Environment Minister Steven Guilbeault’s ban is supposed to be based on ‘scientific’ evidence. In fact, the evidence points the other way: his attack on disposable plastic items, like forks and checkout bags, not only won’t reduce pollution, it will mean more pollution. But, for the Liberals, this is progress!
Peter Shawn Taylor, National Post, Oct. 12, 2022
You might remember that famous scene from the 1967 movie The Graduate. Dustin Hoffman’s anxious adult-in-waiting Benjamin Braddock is trapped at a dull graduation party when family friend Mr. Mcguire leans in to offer some advice. “I just want to say one word. Just one word. Are you listening?” When Benji assures him that he is, Mr. Mcguire responds, “Plastics.” Waiting a beat, he adds, “There’s a great future in plastics.”
Mr. Mcguire’s unsolicited advice has proven prescient. Plastic is inexpensive, lightweight, flexible, durable, impermeable and sterile. Over the past half-century, Canadians have enjoyed tremendous advances in medical devices, appliances, plumbing, furniture, packaging, food storage and on and on due to plastic’s many advantages. Ours has been the Age of Plastics.
In June, federal Environment Minister Steven Guilbeault declared an end to Canada’s love affair with plastic. Citing an ocean pollution crisis, he announced a prohibition on the manufacture of six disposable plastic items by the end of 2022: checkout bags, cutlery, food service containers, six-pack ring carriers, stirrers and straws.
While Guilbeault claims his anti-plastic campaign is based on a foundation of scientific evidence, a close reading of the government’s many reports, guides and analyses tells a different story. Not only will the plastics ban fail to make a dent in pollution, it will make almost everything else worse.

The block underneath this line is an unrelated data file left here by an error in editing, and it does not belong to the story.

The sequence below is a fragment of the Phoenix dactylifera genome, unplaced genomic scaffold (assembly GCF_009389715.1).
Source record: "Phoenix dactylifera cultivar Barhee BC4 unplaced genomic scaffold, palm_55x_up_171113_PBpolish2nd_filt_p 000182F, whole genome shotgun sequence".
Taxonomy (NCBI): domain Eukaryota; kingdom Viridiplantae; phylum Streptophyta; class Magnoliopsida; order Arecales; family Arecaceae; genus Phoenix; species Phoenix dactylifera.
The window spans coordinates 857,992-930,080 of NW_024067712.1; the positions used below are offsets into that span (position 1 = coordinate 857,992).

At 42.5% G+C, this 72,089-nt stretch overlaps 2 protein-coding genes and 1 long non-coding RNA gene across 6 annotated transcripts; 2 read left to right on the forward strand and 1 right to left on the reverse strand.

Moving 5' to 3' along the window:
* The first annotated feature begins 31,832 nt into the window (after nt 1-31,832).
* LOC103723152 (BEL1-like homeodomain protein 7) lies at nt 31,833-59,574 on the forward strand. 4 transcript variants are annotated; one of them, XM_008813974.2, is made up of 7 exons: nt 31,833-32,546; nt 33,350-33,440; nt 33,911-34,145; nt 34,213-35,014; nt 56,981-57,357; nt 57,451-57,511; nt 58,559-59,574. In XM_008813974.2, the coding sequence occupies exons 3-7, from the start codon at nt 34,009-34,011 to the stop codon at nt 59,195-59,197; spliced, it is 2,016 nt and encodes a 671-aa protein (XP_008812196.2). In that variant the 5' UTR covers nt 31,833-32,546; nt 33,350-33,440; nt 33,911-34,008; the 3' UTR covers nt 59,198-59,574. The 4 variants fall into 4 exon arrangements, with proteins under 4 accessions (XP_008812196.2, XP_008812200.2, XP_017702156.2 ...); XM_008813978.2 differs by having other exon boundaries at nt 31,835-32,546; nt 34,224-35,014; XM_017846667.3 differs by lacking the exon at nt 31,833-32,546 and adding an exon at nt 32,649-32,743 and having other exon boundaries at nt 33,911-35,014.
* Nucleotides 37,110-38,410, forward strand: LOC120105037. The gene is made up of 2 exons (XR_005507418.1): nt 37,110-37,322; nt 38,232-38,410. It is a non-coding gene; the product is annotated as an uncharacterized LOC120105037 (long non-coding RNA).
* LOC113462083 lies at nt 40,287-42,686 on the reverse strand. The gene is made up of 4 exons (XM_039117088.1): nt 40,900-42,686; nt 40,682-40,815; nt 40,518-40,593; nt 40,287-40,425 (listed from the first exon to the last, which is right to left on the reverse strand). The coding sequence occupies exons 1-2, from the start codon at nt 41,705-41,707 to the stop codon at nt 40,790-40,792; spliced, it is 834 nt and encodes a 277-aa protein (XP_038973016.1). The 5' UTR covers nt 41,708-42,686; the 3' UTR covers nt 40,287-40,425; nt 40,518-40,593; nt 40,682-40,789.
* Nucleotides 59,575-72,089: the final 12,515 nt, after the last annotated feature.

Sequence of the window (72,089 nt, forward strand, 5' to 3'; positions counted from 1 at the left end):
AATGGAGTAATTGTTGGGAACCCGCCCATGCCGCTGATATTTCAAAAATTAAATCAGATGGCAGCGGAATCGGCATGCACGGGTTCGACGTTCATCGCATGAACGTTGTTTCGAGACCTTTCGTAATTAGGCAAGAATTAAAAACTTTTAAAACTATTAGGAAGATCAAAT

Among the ocean pollution evidence cited is data from Ocean Wise Shoreline Cleanup. This organization’s latest Canadian figures actually show the top shoreline garbage item — by a huge margin — is cigarette butts. The “harmful” six plastic items aren’t even among the top five garbage culprits (the other four being miscellaneous plastic pieces, Styrofoam, food wrappers and bottle caps). Plastic bags and straws are eighth and ninth, respectively, and comprise less than seven per cent of the top ten.
As for terrestrial garbage, Toronto conducts regular litter audits throughout the city and the latest figures shows none of the soonto-be-banned plastic items among the top five items; single-use plastic cutlery comprises a mere 0.5 per cent. This is no surprise. A federally commissioned report reveals that 99 per cent of all plastic waste in Canada is either safely landfilled, recycled or burned for energy.
Idea that plastic is ‘toxic’ is scientifically absurd
And even if Canadians consider that remaining one per cent a problem, waste management is not a federal responsibility. This inconvenient lack of jurisdiction was overcome in 2021 when the Trudeau government controversially declared “plastic manufactured items” to be toxic under the Canadian Environmental Protection Act (CEPA). This means that anything made from plastic — from heart valves to your suitcase handle — now shares a list with asbestos and lead. It is a scientific absurdity.”